“Mark was someone who could both sit down with victims and survivors of gun violence while operating at the political level and working with lawmakers to change the politics of the issue,” said Peter Ambler, executive director of Giffords, an anti-gun company. violence group created by Mrs. Giffords.

Mr. Glaze, who was gay, was particularly inspired by the same-sex marriage movement, which had for decades pushed for state-level and local-level change before attacking Congress and the Court. supreme.

“We felt keenly that there were issues where Congress was the curtain-raiser, and others where it was a final,” Feinblatt said.

Mr. Glaze also drew on the story of Mothers Against Drunk Driving, which rallied women activists to push for tougher drink driving laws. He looked for allies among the growing number of mothers who were leading a similar accusation against guns.

In 2014, Mayors Against Illegal Guns merged with Moms Demand Action for Gun Sense in America to form Everytown for Gun Safety. Both organizations had received significant financial support from Mr Bloomberg.

Mr. Glaze left Everytown a few months later to open his own consulting firm, but he continued to devote much of his time to gun safety. He helped found the Guns Down group and was a consultant for Giffords and the organization Brady: United Against Gun Violence.

“He was very attached to not letting things slide with elected officials or the big companies that profit from guns,” Alexis Confer, executive director of March for Our Lives, an anti-gun violence group, said during a telephone interview.

By the time of the mass shooting at a high school in Parkland, Florida in February 2018, in which a gunman killed 17 people and injured 17 others, the landscape had fundamentally changed. The problem spread to the streets, with protests and boycotts from companies dealing with the NRA, as well as civil lawsuits that rocked the gun lobby.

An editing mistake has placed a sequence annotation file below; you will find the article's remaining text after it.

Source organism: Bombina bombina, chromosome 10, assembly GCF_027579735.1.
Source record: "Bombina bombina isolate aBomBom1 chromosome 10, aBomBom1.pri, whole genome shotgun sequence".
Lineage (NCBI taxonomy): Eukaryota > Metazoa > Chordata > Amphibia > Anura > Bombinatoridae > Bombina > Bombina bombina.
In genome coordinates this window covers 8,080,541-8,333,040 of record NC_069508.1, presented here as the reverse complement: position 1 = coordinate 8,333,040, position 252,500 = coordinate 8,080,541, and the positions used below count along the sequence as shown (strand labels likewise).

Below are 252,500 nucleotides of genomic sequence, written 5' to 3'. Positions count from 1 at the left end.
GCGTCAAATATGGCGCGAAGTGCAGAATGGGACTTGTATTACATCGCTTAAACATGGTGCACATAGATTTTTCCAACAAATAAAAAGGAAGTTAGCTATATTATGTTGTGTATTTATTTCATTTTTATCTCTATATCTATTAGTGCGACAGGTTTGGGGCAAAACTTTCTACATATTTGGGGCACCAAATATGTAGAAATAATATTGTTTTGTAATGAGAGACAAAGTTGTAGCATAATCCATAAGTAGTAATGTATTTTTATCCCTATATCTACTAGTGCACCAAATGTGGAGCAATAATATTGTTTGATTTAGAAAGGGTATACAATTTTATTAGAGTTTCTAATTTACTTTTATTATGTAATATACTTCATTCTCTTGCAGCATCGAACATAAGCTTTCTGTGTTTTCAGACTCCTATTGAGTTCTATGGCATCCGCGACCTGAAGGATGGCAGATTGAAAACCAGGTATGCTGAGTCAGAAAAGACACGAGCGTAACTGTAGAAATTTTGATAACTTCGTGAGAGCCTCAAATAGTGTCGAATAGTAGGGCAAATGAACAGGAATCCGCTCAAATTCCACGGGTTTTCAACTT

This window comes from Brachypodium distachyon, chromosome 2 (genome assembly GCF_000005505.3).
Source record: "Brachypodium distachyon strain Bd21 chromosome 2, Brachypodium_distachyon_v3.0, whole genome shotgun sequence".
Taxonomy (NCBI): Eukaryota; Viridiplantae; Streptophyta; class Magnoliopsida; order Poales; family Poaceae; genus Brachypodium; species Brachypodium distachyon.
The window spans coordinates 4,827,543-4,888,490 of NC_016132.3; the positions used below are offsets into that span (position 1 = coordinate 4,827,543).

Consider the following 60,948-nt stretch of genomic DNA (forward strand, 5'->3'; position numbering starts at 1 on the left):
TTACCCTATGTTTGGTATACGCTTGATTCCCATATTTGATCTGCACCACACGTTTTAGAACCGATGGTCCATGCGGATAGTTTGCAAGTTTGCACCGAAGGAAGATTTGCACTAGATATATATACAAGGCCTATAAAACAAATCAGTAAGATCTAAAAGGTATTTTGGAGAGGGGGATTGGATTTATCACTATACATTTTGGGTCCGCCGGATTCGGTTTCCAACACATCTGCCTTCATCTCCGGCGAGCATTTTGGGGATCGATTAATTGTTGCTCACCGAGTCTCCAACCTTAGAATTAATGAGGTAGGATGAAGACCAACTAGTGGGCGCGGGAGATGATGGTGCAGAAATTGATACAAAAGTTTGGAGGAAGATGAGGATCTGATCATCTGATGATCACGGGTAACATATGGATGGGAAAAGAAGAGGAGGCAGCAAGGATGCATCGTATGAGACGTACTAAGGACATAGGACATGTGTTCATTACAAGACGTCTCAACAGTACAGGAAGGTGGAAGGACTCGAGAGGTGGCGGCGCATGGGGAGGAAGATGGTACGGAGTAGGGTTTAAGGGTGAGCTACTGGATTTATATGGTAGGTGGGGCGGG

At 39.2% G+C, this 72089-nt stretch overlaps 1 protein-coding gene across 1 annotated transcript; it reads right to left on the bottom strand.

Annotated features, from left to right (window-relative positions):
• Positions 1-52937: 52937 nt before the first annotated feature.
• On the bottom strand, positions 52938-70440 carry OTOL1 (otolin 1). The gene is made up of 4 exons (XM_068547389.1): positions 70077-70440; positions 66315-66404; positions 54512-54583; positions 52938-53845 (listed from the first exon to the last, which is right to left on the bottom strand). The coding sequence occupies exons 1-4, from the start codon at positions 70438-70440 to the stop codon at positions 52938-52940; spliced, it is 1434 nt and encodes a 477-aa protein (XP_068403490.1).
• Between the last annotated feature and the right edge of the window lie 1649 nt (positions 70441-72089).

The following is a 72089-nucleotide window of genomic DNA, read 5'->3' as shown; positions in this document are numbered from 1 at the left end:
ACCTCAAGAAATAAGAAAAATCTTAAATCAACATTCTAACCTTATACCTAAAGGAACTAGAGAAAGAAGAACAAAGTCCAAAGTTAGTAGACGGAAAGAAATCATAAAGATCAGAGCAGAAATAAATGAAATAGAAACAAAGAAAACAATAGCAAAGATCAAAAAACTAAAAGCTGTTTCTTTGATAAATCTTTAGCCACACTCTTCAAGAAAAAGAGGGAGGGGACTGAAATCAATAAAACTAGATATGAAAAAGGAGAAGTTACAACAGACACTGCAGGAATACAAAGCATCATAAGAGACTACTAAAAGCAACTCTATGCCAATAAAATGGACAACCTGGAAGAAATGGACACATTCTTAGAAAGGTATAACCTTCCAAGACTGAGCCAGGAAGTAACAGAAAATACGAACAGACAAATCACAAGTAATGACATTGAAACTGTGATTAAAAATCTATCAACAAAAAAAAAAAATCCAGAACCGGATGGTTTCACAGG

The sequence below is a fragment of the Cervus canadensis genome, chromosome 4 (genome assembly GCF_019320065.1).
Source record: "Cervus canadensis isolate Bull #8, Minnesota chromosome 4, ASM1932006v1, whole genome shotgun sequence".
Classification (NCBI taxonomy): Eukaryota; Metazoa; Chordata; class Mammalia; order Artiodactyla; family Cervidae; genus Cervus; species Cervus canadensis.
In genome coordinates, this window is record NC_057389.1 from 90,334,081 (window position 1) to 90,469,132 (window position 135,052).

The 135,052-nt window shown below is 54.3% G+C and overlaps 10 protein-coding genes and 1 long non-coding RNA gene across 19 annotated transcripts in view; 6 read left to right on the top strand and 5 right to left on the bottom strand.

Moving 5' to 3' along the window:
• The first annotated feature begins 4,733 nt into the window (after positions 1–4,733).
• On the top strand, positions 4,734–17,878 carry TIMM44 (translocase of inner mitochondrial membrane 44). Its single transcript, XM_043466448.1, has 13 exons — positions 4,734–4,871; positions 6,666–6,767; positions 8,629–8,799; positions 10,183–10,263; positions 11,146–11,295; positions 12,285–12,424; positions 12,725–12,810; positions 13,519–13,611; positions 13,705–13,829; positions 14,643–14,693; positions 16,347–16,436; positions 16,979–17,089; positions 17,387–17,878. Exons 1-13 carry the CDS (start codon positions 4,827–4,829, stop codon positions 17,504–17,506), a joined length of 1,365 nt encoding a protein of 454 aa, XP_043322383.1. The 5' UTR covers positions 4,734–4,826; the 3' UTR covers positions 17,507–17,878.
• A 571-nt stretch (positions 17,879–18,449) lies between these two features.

While Mr. Glaze never claimed credit, other activists have said the change wouldn’t have happened without him.

“These successes would not have been possible without leaders like Mark who worked to correct the failure of the movement in the wake of the Newtown votes,” said Igor Volsky, executive director of Guns Down, in a telephone interview. .

Mark Charles Glaze was born October 21, 1970 in Pueblo, Colorado. His father, Charles Glaze, owned a gun store and was in the NRA; his mother, Nancy Green, was a housewife.

“If you had told me when I was growing up in the mountains of Colorado shooting guns on weekends with an NRA member and arms dealer dad, the Wall Street Journal would call me the face of the movement. gun control, I’m not sure I believed you, ”Glaze said in a video he made for Colorado College, his alma mater.

Mr. Glaze graduated from Colorado College in 1992 with a degree in political economy and received a law degree from George Washington University in 1996. After graduating in law, he worked for a number of reform organizations. campaign financing before joining the Raben group.

He is survived by his son Archer.

Mr. Glaze had a long history of battling drug addiction and depression. His arrest came after he fled the scene of a car accident.

Gun control may have been his heritage and his passion, but Mr Glaze said it was something he had just “stumbled upon” in the midst of his work on issues such as labor unions. teachers, gay rights and international human rights.

“The work I love to do,” he said in the Colorado College video, “involves big problem campaigns where you try to change public policy for the better, and those campaigns involve a lot of moving elements. . “

If you are having thoughts of suicide, call the National Suicide Prevention Lifeline at 1-800-273-8255 (TALK). You can find a list of additional resources at SpeakingOfSuicide.com/ressources.